Introduction Acute respiratory distress syndrome (ARDS) is a type of acute respiratory failure characterised by non-cardiac pulmonary oedema caused by various underlying conditions. ARDS is often pathologically characterised by diffuse alveolar damage, and its pathological findings have been reported to be associated with prognosis, although the adverse effects of lung biopsies to obtain pathological findings are still unclear. The purpose of this systematic review and meta-analysis is to reveal the safety and feasibility of lung biopsy in the diagnosis of ARDS.
Methods and analysis We will include studies that were published in MEDLINE and Cochrane Central Register of Controlled Trials until 1 June 2020. We will include the reports for critically ill patients in an intensive care unit or emergency department who undergo lung biopsy and require a mechanical ventilation. Two review authors will independently scan titles and abstracts of all identified studies. Furthermore, these two authors will read and assess the full text of study reports to identify trials that appeared broadly to address the subject of the review. We will perform a risk of bias assessment using the McMaster Quality Assessment Scale of Harms.
Ethics and dissemination This study will be based on the published data, therefore, it does not require ethical approval. The final results of the study will be published in a peer-reviewed journal.
Trial registration number UMIN000040650.
- thoracic medicine
- adult thoracic medicine
- adult intensive & critical care
- thoracic surgery
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Strengths and limitations of this study
This protocol complies with the Preferred Reporting Items for Systematic Review and Meta-Analysis Protocol guidelines.
This systematic review and meta-analysis will assess the safety and feasibility of lung biopsy in patients with acute respiratory distress syndrome.
We will evaluate the risk of bias and report according to the McMaster Quality Assessment Scale of Harms.
This review will include the reports about only adult patients with acute respiratory failure.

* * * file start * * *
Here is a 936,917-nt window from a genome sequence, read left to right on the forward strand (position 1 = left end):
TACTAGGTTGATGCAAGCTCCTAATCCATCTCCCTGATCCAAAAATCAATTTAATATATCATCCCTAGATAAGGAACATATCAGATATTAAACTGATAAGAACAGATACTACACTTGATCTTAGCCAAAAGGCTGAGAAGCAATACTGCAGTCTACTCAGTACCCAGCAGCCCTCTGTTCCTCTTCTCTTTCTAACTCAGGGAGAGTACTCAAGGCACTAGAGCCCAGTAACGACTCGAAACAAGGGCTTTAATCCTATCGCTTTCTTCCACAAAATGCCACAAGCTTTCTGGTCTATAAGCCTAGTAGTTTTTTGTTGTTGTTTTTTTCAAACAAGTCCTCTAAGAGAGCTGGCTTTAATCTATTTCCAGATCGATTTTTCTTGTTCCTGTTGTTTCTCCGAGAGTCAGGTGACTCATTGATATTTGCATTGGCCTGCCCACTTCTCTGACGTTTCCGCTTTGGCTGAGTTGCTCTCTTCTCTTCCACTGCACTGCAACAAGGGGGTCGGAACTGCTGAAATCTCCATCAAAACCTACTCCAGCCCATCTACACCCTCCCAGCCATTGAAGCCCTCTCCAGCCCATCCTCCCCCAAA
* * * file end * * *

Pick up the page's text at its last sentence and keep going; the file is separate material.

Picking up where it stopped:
We will plan to exclude non-English databases in this study.
Acute respiratory distress syndrome (ARDS) is a type of acute respiratory failure characterised by non-cardiac pulmonary oedema caused by various underlying conditions.1 Many conditions, including pneumonia, sepsis and trauma, have been considered as a trigger of ARDS.2 In intensive care units (ICUs), the incidence of ARDS is 10.4% over 4 weeks.2 Although the mortality rate of ARDS has declined in recent years with advances in understanding the disease and treatment of the disease, it remains high at about 30%.2 3
Although ARDS is a group of diseases characterised by pathologically diffuse alveolar damage (DAD),4 5 a previous study reported that only 45% of patients with ARDS who met Berlin criteria had DAD based on autopsy cases.6 However, it was reported that ARDS, which is pathologically DAD, had a poor prognosis.7 The mainstay of the management of ARDS is the treatment of the triggers and supportive mechanical ventilation,5 therefore, it is essential to confirm the ARDS diagnosis pathologically and rule out other conditions that have specific treatment,5 and the results of lung biopsies may be used to predict the prognoses of patients with ARDS.
There are some procedures to perform lung biopsy to pathologically validate ARDS, including transbronchial lung biopsy (TBLB) cryobiopsy and surgical lung biopsy (SLB).8 Although they are useful approaches for the pathological diagnosis, various complications may occur during and after the procedures. Previously, several studies showed that 18%–59% of patients who underwent SLB experienced biopsy-related complications.9–11 Major complications include pneumothorax, prolonged air leak, bleeding and infection.8 However, little is known on the prevalence in detail, and the harmfulness of lung biopsy for ARDS remains controversial. Therefore, we conducted a systematic review and meta-analysis to examine the incidence of adverse events or concerns of the safety of lung biopsy for patients with acute respiratory failure, including ARDS.
The objectives of our systematic review are to investigate the incidence of adverse events or concerns of the safety of lung biopsy for adult patients with acute respiratory failure including ARDS in an ICU or emergency department (ED).
Methods and analysis
We will include all the reports in which critically ill patients in an ICU or ED, not in the general wards, undergo lung biopsy and require mechanical ventilation. This systematic review will include randomised controlled trials and observational studies (cross-sectional studies, prospective cohort studies and retrospective cohort studies). We will exclude case reports, case–control studies and review articles.
This systematic review will target participants as follows:
Adult patients who are 16 years or older.
Critically ill patients in an ICU or ED setting.
Requiring mechanical ventilation for acute respiratory failure.
Undergo lung biopsy
We define TBLB, cryobiopsy and SLB (video-assisted thoracoscopic surgery or open lung biopsy) as lung biopsy procedures. All patients who meet the above criteria will undergo a lung biopsy procedure under mechanical ventilation.